Patti Goodman

For over a year as her husband Bob battled a rare and difficult to treat cardiac condition, Patti Goodman stood by his side. But she didn't just stand, she became his advocate and the one that would make him smile. In health, and more importantly in absolute sickness, she cared for Bob as he waited and received his new lease on life – a heart transplant.
When Bob nominated Patti as his Heart Hero, he was reminded of the words to a popular Carole King song, "You've Got a Friend". 

When you're down in troubles
And you need some love and care
And nothing, nothing is going right
Close your eyes and think of me
And soon I will be there. 

"The difference between Carole King's song and Patti is that Patti was always there, she always has been. She's an amazing, beautiful, intelligent, caring woman and a terrific mom to our daughter Stephanie. I love and admire her - she is my Heart Hero." - Bob Goodman

Check back for more Heart Heroes throughout the month! 

Tuesday, January 27, 2015

Simple Food Swaps for a Healthier Party

Wings, chili, nachos, dips - all the makings for a great party. But not the healthiest choices when it comes to eating. With the big game fast approaching, ideas for party foods are flying around the Web. Take the opportunity to evaluate some of your favorite snacks and decide on ways to increase their health factor.

Follow these simple food swaps and partytime won't feel so unhealthy.



Dips - No need to pass on creamy dips for the party. Swap out the sour cream for greek yogurt for less fat and more protein. Or go another route all together and serve hummus or guacamole instead. Guacamole is made from avocados which contain monounsaturated heart healthy fats. Hummus is made primarily from nutrient rich and fiber filled chick peas. Both options are a better choice!

Try this Garlicky Greek Yogurt Dip from the American Heart Association. 

Chili - If you're serving this hearty meal there are a few things you can do to increase the nutrients and make it a bit more heart healthy. Swap out the ground beef for turkey, double the beans and add more tomatoes and peppers for extra nutrition.

Take a look at these 32 top rated chilis from Cooking Light for some inspiration. 

Buffalo Wings - This classic party food is also one of the unhealthiest around. Satisfying the craving while making it healthier is possible. Try a homemade version instead. If marinated in a hot sauce prior to cooking, oven wings can yield a flavor that meets or beats your favorite restaurant without all of the butter, salt, and oil!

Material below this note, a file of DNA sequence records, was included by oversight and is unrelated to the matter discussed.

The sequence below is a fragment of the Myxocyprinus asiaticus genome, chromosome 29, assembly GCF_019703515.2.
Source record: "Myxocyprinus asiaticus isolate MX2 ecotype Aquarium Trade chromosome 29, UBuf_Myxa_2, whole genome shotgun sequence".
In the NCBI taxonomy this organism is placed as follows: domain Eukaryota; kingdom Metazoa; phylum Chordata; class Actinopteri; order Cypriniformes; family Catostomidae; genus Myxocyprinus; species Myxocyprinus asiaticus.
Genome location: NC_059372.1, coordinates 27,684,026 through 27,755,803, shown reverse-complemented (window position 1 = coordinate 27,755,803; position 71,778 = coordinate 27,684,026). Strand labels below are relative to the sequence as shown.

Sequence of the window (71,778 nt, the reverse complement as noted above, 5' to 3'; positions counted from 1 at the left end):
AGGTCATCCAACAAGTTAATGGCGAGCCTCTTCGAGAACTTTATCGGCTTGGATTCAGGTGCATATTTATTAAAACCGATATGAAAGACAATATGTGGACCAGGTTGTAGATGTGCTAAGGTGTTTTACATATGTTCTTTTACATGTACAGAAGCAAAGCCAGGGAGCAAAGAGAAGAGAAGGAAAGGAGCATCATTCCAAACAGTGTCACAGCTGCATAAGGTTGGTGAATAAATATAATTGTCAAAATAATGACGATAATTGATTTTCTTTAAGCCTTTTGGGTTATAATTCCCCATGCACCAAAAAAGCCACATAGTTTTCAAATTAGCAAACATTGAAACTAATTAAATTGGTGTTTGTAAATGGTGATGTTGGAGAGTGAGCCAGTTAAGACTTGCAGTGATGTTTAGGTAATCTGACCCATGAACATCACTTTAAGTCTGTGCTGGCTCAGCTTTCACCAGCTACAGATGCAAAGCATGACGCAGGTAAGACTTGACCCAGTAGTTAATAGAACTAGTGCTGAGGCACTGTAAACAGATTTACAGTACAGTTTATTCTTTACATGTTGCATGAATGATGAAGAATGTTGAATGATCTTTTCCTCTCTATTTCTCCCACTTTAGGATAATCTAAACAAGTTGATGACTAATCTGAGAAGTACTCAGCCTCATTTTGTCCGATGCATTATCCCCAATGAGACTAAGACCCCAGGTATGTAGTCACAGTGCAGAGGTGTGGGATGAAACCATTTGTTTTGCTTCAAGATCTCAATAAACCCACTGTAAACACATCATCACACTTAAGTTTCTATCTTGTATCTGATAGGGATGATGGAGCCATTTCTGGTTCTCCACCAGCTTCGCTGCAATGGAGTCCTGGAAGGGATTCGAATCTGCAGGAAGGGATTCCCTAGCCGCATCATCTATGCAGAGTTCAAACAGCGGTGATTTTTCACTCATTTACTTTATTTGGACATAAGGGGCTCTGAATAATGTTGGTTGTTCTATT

Check out Alton Brown's taste test and see for yourself. 

French Fries - Fries can be a great finger food that everyone enjoys but can also come packed in sodium, in a drive-thru. Increase the flavor and the health factor by making sweet potato oven fries and go light on the salt; try sea salt instead. Not only do sweet potatoes put a twist on the classic fry, they're more nutritious to boot and the larger sea salt flakes mean you'll need less to add flavor.

Check out AllRecipes.com for a highly rated, easy Sweet Potato Fry Recipe

Nachos - A classic appetizer, nachos can easily be converted into a vehicle for nutrients and veggies. Decrease the sodium and fat by baking your own tortilla chips using corn tortillas, cut into triangles. Then add plenty of protein-rich pinto beans and load up on fresh vegetables like tomatoes, peppers, onions and lettuce. Go light on the cheese and sour cream and use a 2% variety instead of full fat.

Chips - Swap out chips for popcorn - all the flavor with much less fat! Air popcorn with a dash of butter, spices like cumin, paprika, and chili powder, and sprinkled with sharp cheddar will be sure to satisfy your craving.

Try this recipe for Game Day Spicy Popcorn

Pizza - Go easy on, or even eliminate, the salty meats. Not only are these toppings loaded with salt, they are usually chock full of saturated fat, a double-whammy for your heart. Instead of the meat, try adding extra veggies for more flavor and less calories.

There is no need to stay home from the party this year. These heart healthy ideas give you an even better reason to go - show off your cooking AND feel good about it at the same time!